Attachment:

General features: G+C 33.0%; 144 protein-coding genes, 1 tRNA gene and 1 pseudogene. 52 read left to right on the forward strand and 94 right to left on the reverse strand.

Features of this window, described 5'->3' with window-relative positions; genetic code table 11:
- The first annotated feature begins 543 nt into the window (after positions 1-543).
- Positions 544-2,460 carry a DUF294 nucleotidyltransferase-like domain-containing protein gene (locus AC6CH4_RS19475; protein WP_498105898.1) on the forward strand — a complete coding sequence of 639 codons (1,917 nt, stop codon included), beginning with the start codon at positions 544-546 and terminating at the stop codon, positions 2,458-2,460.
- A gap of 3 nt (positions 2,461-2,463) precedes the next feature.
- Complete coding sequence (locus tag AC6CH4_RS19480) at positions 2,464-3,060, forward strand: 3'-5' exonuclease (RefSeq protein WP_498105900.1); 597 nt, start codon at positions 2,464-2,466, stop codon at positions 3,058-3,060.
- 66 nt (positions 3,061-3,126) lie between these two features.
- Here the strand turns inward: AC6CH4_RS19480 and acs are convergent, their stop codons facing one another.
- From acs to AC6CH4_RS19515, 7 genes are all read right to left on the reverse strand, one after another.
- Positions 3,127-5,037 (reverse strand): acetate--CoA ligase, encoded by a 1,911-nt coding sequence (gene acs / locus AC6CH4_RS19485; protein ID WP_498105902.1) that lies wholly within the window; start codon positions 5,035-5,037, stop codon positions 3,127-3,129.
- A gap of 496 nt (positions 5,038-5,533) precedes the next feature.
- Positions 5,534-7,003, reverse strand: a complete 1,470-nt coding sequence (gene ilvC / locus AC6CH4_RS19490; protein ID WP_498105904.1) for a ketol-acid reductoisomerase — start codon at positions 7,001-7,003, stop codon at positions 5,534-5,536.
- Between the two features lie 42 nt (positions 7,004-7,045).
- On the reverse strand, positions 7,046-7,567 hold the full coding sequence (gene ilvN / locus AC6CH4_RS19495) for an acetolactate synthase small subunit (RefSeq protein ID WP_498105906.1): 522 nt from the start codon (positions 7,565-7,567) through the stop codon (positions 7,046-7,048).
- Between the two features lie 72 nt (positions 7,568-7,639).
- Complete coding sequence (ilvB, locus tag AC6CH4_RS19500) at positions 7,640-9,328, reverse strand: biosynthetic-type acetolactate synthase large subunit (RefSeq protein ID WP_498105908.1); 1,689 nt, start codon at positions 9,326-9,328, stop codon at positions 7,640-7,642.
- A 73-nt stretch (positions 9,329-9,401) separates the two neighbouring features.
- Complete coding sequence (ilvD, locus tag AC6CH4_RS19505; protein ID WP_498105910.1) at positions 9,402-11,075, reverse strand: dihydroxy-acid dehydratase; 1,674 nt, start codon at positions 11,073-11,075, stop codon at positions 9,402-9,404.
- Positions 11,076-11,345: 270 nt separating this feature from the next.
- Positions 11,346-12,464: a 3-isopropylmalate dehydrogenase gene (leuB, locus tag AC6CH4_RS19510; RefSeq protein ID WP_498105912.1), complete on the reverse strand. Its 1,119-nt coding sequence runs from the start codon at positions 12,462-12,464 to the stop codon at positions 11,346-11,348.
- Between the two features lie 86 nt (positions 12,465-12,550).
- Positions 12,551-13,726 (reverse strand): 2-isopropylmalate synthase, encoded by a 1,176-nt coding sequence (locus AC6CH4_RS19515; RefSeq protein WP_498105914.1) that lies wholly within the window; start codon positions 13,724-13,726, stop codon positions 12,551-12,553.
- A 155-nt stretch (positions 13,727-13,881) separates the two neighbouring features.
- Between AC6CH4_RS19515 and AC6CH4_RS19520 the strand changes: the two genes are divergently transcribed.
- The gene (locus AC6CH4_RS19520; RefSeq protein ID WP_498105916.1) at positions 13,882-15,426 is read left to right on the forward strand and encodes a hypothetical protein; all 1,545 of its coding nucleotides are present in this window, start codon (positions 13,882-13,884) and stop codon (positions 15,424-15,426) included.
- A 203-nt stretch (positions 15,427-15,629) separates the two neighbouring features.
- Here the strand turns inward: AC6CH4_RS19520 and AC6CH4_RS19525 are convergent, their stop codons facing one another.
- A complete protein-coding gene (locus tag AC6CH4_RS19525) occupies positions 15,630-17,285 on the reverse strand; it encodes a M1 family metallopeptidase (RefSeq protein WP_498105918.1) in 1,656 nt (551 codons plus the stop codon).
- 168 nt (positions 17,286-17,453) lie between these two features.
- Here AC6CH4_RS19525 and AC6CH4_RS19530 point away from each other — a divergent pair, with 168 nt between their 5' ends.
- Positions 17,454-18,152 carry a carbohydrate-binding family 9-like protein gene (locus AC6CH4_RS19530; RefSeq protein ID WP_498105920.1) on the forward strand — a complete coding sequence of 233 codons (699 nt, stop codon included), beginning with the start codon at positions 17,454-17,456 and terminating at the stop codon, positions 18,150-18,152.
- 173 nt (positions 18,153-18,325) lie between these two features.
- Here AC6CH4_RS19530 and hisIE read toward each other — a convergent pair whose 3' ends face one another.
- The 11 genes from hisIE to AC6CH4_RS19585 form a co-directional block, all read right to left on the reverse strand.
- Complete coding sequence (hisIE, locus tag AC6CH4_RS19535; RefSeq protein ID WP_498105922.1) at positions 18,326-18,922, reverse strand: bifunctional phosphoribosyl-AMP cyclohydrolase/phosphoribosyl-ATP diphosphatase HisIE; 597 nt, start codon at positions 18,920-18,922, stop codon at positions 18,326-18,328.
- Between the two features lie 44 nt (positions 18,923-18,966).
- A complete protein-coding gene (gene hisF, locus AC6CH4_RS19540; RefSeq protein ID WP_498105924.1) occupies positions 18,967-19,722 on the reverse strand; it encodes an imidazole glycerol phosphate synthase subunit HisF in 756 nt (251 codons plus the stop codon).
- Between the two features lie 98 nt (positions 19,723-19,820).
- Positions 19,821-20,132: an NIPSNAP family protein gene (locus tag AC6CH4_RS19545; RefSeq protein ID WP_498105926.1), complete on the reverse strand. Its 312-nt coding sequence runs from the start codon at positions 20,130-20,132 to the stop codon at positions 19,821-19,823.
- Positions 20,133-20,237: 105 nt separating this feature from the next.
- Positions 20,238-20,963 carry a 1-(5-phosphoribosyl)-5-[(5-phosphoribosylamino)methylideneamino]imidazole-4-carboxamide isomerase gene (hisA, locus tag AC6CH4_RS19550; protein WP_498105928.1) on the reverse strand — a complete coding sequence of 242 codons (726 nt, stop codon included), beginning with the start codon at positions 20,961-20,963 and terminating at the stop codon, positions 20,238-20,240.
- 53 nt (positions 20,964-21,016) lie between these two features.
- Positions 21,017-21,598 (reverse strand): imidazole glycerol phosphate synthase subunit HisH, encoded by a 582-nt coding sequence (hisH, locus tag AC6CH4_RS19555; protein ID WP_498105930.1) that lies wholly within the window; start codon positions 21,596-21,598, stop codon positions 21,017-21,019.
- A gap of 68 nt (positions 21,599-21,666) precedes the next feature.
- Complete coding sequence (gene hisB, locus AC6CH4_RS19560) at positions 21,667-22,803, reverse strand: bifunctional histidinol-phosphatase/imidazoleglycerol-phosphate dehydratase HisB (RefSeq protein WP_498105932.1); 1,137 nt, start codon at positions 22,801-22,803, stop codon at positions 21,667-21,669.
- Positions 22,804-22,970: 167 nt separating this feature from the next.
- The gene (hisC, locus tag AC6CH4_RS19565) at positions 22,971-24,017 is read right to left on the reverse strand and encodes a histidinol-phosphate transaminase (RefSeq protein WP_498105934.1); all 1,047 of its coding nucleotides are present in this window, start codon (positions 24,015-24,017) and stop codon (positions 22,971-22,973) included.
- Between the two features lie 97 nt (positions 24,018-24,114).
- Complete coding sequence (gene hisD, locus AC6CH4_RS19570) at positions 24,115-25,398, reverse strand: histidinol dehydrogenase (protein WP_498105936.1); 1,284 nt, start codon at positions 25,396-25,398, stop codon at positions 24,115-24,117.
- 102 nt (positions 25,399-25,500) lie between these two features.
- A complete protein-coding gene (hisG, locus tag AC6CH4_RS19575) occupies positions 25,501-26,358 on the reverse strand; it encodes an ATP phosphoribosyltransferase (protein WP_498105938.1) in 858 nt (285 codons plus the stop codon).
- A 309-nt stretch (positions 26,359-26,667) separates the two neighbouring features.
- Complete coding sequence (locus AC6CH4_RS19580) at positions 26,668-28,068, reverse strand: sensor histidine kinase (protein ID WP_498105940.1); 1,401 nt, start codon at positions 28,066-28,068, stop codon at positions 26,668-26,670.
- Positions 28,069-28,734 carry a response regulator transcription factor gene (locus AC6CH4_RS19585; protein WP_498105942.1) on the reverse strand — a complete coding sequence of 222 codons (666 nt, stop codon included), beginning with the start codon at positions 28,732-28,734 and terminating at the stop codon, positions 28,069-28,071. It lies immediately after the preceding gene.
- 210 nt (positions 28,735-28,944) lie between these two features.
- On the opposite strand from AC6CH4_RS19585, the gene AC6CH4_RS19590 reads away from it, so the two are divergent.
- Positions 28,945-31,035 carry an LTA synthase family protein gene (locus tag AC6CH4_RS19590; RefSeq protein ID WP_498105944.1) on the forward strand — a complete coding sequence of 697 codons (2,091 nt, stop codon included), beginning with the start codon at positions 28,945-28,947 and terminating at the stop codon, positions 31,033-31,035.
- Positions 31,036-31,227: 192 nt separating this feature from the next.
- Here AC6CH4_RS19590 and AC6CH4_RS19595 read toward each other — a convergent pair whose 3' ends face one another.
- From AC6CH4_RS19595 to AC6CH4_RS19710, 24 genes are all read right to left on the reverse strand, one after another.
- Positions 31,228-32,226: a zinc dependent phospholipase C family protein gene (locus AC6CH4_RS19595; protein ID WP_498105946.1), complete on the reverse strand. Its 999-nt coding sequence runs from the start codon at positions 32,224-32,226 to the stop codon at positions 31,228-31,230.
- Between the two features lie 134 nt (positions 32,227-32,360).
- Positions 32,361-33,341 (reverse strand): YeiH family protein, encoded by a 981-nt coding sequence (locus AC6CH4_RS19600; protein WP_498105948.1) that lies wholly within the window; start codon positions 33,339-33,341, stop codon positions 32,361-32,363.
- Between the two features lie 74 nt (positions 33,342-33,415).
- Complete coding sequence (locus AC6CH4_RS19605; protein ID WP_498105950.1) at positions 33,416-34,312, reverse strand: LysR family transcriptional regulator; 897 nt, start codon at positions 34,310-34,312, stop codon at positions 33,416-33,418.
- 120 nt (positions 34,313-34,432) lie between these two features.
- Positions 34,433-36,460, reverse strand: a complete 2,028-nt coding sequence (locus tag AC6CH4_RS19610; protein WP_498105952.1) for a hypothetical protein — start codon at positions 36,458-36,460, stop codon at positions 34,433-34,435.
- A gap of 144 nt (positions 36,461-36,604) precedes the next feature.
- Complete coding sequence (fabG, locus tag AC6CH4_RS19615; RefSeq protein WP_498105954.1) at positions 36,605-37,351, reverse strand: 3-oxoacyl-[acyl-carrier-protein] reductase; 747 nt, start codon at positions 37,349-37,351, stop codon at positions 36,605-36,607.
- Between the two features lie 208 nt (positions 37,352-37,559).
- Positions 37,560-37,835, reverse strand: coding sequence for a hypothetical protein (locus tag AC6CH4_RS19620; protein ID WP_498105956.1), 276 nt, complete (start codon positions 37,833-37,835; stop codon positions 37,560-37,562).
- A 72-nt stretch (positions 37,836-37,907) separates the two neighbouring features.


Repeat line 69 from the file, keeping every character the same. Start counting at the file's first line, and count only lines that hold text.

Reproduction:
- Complete coding sequence (fabG, locus tag AC6CH4_RS19615; RefSeq protein WP_498105954.1) at positions 36,605-37,351, reverse strand: 3-oxoacyl-[acyl-carrier-protein] reductase; 747 nt, start codon at positions 37,349-37,351, stop codon at positions 36,605-36,607.